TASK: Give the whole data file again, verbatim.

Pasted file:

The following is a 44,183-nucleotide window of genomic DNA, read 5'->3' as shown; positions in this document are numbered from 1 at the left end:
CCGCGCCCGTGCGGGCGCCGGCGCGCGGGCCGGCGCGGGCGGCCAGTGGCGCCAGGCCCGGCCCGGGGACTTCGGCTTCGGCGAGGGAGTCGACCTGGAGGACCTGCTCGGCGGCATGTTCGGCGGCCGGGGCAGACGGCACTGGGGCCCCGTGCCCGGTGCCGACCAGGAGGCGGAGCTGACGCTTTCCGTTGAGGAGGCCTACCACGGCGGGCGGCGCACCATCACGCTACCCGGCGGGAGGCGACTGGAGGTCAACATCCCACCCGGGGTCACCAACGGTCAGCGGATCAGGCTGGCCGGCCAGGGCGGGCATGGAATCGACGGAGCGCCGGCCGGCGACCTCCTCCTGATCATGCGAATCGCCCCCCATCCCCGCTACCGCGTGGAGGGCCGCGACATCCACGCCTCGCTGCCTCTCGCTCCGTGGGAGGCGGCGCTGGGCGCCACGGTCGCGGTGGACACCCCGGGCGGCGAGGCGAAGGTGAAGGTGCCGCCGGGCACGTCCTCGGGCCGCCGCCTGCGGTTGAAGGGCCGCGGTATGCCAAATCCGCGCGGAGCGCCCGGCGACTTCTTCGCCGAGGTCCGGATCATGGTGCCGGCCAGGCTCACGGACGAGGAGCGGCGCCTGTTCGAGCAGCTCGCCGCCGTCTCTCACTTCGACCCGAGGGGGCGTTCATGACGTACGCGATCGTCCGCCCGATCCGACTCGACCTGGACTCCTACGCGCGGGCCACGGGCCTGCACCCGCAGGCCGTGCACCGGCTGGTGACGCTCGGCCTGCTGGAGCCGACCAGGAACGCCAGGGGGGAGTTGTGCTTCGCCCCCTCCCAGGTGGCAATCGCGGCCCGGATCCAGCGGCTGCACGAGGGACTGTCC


The following is a 44,183-nucleotide window of genomic DNA, read 5'->3' as shown; positions in this document are numbered from 1 at the left end:
CCGCGCCCGTGCGGGCGCCGGCGCGCGGGCCGGCGCGGGCGGCCAGTGGCGCCAGGCCCGGCCCGGGGACTTCGGCTTCGGCGAGGGAGTCGACCTGGAGGACCTGCTCGGCGGCATGTTCGGCGGCCGGGGCAGACGGCACTGGGGCCCCGTGCCCGGTGCCGACCAGGAGGCGGAGCTGACGCTTTCCGTTGAGGAGGCCTACCACGGCGGGCGGCGCACCATCACGCTACCCGGCGGGAGGCGACTGGAGGTCAACATCCCACCCGGGGTCACCAACGGTCAGCGGATCAGGCTGGCCGGCCAGGGCGGGCATGGAATCGACGGAGCGCCGGCCGGCGACCTCCTCCTGATCATGCGAATCGCCCCCCATCCCCGCTACCGCGTGGAGGGCCGCGACATCCACGCCTCGCTGCCTCTCGCTCCGTGGGAGGCGGCGCTGGGCGCCACGGTCGCGGTGGACACCCCGGGCGGCGAGGCGAAGGTGAAGGTGCCGCCGGGCACGTCCTCGGGCCGCCGCCTGCGGTTGAAGGGCCGCGGTATGCCAAATCCGCGCGGAGCGCCCGGCGACTTCTTCGCCGAGGTCCGGATCATGGTGCCGGCCAGGCTCACGGACGAGGAGCGGCGCCTGTTCGAGCAGCTCGCCGCCGTCTCTCACTTCGACCCGAGGGGGCGTTCATGACGTACGCGATCGTCCGCCCGATCCGACTCGACCTGGACTCCTACGCGCGGGCCACGGGCCTGCACCCGCAGGCCGTGCACCGGCTGGTGACGCTCGGCCTGCTGGAGCCGACCAGGAACGCCAGGGGGGAGTTGTGCTTCGCCCCCTCCCAGGTGGCAATCGCGGCCCGGATCCAGCGGCTGCACGAGGGACTGTCC